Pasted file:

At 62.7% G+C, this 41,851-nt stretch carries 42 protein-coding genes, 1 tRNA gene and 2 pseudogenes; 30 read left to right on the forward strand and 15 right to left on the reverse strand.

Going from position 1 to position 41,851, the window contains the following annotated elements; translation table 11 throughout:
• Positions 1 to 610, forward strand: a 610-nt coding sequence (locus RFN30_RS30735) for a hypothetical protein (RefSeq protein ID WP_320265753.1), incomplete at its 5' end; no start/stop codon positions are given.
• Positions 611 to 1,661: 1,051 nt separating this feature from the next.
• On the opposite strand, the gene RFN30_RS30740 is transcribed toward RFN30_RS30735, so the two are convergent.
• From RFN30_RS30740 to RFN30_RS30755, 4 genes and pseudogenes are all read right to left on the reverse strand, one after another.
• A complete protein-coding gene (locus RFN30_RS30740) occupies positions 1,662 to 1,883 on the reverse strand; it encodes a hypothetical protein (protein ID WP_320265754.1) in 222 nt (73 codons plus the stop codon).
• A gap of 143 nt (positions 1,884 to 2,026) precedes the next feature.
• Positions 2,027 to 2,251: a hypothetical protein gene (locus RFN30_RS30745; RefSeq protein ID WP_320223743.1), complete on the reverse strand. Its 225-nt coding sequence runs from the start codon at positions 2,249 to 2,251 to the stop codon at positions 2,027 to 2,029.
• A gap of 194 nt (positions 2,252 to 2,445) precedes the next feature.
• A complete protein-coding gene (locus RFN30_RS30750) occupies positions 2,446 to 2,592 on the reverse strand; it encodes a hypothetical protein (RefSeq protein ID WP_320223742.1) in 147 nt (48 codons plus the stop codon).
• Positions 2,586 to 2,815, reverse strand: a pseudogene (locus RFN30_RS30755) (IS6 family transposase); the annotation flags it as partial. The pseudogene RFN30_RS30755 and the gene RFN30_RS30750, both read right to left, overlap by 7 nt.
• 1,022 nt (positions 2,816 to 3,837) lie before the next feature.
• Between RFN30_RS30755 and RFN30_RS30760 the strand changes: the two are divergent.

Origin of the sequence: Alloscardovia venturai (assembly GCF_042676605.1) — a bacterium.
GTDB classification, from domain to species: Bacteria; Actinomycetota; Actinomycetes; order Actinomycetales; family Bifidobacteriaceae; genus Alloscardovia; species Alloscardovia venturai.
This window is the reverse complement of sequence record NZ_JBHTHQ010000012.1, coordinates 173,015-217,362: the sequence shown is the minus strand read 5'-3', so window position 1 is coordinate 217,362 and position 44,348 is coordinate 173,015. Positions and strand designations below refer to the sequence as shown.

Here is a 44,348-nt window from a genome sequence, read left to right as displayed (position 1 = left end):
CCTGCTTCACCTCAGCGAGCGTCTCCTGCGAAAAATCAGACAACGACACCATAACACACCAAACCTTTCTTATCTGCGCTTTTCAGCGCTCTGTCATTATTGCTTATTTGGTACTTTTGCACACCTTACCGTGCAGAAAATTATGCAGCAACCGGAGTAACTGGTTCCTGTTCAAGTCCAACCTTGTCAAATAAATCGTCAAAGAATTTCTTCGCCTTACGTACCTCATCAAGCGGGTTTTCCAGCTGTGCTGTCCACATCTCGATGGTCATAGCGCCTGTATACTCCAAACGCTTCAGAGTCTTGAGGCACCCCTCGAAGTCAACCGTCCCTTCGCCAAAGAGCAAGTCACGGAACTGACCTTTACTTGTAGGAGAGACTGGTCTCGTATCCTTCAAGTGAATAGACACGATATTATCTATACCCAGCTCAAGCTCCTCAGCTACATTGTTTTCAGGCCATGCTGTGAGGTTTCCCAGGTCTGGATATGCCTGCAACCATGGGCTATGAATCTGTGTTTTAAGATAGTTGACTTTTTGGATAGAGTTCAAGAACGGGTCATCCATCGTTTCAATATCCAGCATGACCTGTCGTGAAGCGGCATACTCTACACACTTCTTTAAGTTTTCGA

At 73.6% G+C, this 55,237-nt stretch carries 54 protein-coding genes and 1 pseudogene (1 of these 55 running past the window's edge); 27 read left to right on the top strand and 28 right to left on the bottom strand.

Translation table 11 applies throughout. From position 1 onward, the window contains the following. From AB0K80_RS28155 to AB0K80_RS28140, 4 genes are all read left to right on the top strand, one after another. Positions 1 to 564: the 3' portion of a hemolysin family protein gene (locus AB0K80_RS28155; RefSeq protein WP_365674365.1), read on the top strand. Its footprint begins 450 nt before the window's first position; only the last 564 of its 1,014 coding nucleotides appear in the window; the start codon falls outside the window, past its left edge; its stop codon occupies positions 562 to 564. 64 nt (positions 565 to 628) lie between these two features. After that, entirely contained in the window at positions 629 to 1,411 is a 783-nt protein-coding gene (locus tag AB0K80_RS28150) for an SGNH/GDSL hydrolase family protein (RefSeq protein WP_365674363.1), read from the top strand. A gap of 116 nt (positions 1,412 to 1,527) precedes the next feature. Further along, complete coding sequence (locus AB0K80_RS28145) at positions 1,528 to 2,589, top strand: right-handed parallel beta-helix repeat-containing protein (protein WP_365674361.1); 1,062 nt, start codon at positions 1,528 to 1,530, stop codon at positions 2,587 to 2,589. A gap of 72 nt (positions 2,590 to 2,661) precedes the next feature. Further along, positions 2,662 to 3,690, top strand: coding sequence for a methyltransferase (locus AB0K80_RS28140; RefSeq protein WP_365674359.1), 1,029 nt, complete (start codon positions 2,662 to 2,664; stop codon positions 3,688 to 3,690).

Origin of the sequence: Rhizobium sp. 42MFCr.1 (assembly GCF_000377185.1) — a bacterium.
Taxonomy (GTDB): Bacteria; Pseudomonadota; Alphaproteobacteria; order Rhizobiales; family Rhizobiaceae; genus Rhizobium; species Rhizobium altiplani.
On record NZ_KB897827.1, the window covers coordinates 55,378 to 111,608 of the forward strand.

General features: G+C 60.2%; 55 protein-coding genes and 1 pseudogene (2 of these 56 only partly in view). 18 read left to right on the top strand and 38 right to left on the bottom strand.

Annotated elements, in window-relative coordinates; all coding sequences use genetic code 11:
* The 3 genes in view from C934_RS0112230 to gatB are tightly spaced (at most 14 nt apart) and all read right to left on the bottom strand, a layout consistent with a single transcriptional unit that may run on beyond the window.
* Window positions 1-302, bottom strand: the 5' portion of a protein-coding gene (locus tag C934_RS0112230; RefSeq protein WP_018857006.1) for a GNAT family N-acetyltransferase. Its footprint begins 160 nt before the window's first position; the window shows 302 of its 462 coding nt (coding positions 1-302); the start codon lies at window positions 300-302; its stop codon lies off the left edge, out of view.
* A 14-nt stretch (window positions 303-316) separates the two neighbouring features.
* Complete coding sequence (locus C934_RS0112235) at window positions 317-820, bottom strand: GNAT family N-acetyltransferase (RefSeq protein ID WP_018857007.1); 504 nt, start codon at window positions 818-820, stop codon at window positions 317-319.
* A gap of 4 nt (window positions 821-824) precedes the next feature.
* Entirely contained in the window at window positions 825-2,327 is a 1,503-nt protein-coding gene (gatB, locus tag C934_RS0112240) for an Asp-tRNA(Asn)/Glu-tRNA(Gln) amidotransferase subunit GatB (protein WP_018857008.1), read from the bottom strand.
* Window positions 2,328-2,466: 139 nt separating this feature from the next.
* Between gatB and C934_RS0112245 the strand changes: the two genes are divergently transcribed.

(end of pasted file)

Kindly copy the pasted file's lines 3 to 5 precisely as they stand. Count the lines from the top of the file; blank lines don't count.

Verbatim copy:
• Positions 1 to 610, forward strand: a 610-nt coding sequence (locus RFN30_RS30735) for a hypothetical protein (RefSeq protein ID WP_320265753.1), incomplete at its 5' end; no start/stop codon positions are given.
• Positions 611 to 1,661: 1,051 nt separating this feature from the next.
• On the opposite strand, the gene RFN30_RS30740 is transcribed toward RFN30_RS30735, so the two are convergent.